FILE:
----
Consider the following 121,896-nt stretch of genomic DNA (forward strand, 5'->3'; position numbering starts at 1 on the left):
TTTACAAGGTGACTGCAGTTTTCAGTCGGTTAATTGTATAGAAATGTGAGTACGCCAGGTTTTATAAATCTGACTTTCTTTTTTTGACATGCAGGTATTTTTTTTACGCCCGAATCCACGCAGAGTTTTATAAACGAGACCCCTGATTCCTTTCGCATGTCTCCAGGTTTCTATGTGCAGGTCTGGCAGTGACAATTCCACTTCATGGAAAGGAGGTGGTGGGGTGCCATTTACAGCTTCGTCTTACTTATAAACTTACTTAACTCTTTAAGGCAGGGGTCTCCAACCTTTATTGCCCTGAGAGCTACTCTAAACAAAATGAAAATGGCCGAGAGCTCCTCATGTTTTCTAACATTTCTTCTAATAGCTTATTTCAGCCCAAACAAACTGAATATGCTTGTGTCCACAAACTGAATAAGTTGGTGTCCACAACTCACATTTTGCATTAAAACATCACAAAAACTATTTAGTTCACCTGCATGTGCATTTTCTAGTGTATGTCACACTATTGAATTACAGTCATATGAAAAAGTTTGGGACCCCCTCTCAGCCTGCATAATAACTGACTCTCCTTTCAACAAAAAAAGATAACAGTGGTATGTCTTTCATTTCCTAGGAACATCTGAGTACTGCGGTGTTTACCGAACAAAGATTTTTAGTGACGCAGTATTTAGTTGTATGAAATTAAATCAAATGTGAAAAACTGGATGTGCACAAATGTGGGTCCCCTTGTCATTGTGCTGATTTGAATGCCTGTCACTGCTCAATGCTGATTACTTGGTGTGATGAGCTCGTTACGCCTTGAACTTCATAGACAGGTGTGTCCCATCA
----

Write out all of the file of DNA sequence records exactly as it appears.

Consider the following 121,896-nt stretch of genomic DNA (forward strand, 5'->3'; position numbering starts at 1 on the left):
TTTACAAGGTGACTGCAGTTTTCAGTCGGTTAATTGTATAGAAATGTGAGTACGCCAGGTTTTATAAATCTGACTTTCTTTTTTTGACATGCAGGTATTTTTTTTACGCCCGAATCCACGCAGAGTTTTATAAACGAGACCCCTGATTCCTTTCGCATGTCTCCAGGTTTCTATGTGCAGGTCTGGCAGTGACAATTCCACTTCATGGAAAGGAGGTGGTGGGGTGCCATTTACAGCTTCGTCTTACTTATAAACTTACTTAACTCTTTAAGGCAGGGGTCTCCAACCTTTATTGCCCTGAGAGCTACTCTAAACAAAATGAAAATGGCCGAGAGCTCCTCATGTTTTCTAACATTTCTTCTAATAGCTTATTTCAGCCCAAACAAACTGAATATGCTTGTGTCCACAAACTGAATAAGTTGGTGTCCACAACTCACATTTTGCATTAAAACATCACAAAAACTATTTAGTTCACCTGCATGTGCATTTTCTAGTGTATGTCACACTATTGAATTACAGTCATATGAAAAAGTTTGGGACCCCCTCTCAGCCTGCATAATAACTGACTCTCCTTTCAACAAAAAAAGATAACAGTGGTATGTCTTTCATTTCCTAGGAACATCTGAGTACTGCGGTGTTTACCGAACAAAGATTTTTAGTGACGCAGTATTTAGTTGTATGAAATTAAATCAAATGTGAAAAACTGGATGTGCACAAATGTGGGTCCCCTTGTCATTGTGCTGATTTGAATGCCTGTCACTGCTCAATGCTGATTACTTGGTGTGATGAGCTCGTTACGCCTTGAACTTCATAGACAGGTGTGTCCCATCA